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Influence of process parameters on the bonding performance of wood adhesive based on thermally modified soy proteins

Abstract

The adhesive bonding strength and water resistance of wood adhesive based on thermally modified soy protein isolate (SPI) were optimized by varying the SPI concentration, pressing temperature and pressing time. Commercial SPI was thermally modified in a vacuum chamber at 50 °C, and dispersions were prepared with SPI mass fractions of 9.09, 9.91, 10.71, 11.50, and 12.28 % in distilled water. The pH of the dispersions was adjusted to 10.0, then afterwards stirred at 50 °C for 2 h. The adhesive viscosity was measured. Effective penetration (EP) and tensile shear strength of beech wood specimens bonded under the same bonding conditions were determined (according to the European Standards EN 204 and EN 205). Adhesive with optimal SPI concentration was used for bonding at different pressing temperatures (100, 110, 120, 130, and 140 °C), whilst other bonding conditions were the same as by optimising SPI concentration. The optimal pressing temperature was determined based on tensile shear strength results. It was then used for bonding at different pressing times (6, 7, 8, 9, 10, 12, and 15 min). Optimal pressing time was determined based on tensile shear strength results. The viscosity of the adhesive increased with increased SPI concentration. The EP increased with increased viscosity and SPI mass fraction up to 11.50 % and then decreased. The adhesive with SPI mass fraction of 11.50 % showed the best water resistance. For this adhesive the optimal pressing temperature was 110 °C and optimal pressing time 10 min. The adhesive passed the durability class D3.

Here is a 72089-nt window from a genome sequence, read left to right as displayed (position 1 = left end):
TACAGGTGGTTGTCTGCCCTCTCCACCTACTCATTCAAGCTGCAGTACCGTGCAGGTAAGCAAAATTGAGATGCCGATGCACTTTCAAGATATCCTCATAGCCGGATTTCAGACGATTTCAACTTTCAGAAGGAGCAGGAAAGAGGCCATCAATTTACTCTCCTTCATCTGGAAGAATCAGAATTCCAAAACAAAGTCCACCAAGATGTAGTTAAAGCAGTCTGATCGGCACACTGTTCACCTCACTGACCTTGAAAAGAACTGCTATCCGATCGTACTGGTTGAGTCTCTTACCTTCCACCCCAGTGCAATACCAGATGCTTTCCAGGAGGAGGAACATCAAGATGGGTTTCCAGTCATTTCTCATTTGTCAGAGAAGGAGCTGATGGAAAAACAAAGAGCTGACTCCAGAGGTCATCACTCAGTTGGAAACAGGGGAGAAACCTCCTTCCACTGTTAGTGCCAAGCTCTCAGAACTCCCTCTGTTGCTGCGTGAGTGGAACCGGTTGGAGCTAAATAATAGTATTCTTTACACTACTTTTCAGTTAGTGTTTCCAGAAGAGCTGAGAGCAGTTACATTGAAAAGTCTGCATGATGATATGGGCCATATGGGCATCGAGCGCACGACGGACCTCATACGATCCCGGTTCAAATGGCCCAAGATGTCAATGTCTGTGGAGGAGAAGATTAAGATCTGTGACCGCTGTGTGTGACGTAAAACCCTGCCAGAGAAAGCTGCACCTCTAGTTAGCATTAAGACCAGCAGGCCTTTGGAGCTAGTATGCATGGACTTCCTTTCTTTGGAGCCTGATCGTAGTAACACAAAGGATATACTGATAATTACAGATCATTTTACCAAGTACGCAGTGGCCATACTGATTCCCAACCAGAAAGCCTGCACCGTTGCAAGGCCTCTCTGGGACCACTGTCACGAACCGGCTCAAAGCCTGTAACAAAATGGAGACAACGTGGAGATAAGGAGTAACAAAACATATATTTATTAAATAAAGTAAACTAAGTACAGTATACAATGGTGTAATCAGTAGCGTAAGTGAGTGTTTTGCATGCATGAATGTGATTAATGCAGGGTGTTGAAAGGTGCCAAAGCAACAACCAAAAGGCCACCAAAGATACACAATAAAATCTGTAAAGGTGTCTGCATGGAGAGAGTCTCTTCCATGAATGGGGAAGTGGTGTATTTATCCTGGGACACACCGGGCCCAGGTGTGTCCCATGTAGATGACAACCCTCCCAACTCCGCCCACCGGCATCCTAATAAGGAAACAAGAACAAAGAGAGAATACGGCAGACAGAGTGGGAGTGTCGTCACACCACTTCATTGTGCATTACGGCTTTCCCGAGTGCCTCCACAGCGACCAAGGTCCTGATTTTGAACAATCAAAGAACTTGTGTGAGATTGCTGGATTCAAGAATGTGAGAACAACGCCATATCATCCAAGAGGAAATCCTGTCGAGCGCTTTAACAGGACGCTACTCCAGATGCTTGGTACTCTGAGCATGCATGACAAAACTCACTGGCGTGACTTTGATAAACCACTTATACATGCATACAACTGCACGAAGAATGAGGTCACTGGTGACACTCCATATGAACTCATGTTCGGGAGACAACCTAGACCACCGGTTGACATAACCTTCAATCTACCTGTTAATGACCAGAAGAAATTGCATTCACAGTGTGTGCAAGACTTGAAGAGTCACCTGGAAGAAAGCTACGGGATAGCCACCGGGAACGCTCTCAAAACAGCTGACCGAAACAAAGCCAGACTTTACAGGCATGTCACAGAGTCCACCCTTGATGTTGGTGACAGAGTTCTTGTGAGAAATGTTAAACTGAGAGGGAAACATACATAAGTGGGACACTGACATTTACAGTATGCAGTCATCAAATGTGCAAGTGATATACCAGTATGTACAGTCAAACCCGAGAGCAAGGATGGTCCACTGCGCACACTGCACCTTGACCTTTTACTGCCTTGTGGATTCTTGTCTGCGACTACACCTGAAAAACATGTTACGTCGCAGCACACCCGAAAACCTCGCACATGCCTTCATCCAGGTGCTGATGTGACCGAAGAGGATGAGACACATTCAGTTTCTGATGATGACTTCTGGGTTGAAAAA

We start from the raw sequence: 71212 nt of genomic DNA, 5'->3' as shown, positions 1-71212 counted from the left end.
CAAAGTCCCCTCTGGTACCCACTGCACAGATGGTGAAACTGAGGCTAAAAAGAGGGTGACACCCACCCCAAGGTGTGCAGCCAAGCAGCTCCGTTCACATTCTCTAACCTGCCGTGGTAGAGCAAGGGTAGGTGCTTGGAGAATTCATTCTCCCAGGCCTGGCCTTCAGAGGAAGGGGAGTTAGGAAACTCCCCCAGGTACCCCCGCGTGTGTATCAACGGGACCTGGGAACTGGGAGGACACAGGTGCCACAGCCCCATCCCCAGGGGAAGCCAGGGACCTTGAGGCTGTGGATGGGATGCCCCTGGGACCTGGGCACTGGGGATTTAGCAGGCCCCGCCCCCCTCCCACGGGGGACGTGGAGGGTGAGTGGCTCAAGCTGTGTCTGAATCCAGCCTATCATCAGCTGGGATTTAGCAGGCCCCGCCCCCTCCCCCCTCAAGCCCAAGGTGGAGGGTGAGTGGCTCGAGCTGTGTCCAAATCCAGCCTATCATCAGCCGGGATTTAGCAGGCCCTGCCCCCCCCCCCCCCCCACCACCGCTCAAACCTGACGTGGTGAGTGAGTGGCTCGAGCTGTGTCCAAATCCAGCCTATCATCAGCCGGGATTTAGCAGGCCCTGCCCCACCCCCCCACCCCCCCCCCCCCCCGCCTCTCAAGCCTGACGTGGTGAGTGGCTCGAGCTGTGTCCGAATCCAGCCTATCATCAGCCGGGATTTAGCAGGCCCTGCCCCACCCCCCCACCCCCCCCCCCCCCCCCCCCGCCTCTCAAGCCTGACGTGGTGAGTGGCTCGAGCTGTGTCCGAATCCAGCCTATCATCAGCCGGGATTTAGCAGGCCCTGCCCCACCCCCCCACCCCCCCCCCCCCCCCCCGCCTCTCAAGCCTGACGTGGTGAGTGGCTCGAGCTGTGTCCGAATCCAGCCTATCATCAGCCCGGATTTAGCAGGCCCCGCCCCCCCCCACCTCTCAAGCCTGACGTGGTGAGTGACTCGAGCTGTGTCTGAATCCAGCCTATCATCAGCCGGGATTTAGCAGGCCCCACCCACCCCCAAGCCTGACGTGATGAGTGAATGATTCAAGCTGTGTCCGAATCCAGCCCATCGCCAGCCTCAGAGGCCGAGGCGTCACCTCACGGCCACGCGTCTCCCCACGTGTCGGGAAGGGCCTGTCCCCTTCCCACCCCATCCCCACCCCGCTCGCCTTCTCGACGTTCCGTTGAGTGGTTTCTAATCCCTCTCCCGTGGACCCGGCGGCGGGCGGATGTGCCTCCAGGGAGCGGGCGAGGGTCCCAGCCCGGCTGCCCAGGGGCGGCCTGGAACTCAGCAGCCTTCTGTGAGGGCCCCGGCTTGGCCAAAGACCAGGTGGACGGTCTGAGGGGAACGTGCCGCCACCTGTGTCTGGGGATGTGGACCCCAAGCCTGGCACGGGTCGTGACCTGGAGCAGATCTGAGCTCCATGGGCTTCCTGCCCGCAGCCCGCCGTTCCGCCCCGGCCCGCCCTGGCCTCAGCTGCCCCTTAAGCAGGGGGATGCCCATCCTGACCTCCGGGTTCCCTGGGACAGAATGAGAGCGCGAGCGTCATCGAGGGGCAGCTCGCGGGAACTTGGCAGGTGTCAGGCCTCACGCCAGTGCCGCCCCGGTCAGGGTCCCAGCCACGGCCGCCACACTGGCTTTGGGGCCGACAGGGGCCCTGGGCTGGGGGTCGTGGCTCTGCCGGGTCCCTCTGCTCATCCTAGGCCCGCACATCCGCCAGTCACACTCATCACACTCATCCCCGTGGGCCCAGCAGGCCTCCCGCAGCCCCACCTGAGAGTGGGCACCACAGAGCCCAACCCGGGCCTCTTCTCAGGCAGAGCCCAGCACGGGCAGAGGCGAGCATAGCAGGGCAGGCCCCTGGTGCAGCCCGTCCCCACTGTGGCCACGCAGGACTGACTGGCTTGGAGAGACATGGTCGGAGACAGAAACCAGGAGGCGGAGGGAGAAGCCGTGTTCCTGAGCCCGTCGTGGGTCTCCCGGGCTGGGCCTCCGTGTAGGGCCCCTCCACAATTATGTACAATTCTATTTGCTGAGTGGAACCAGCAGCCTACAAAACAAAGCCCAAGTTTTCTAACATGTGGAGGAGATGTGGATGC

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Acknowledgments

The authors acknowledge the support of Prof. Franc Pohleven for enabling the use of the vacuum chamber at University of Ljubljana, Biotechnical Faculty.

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Correspondence to Doroteja Vnučec.

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Vnučec, D., Mikuljan, M., Kutnar, A. et al. Influence of process parameters on the bonding performance of wood adhesive based on thermally modified soy proteins. Eur. J. Wood Prod. 74, 553–561 (2016). https://doi.org/10.1007/s00107-016-1018-1

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  • DOI: https://doi.org/10.1007/s00107-016-1018-1

Keywords

  • Pressing Temperature
  • Tensile Shear Strength
  • Wood Failure
  • Effective Penetration
  • Durability Class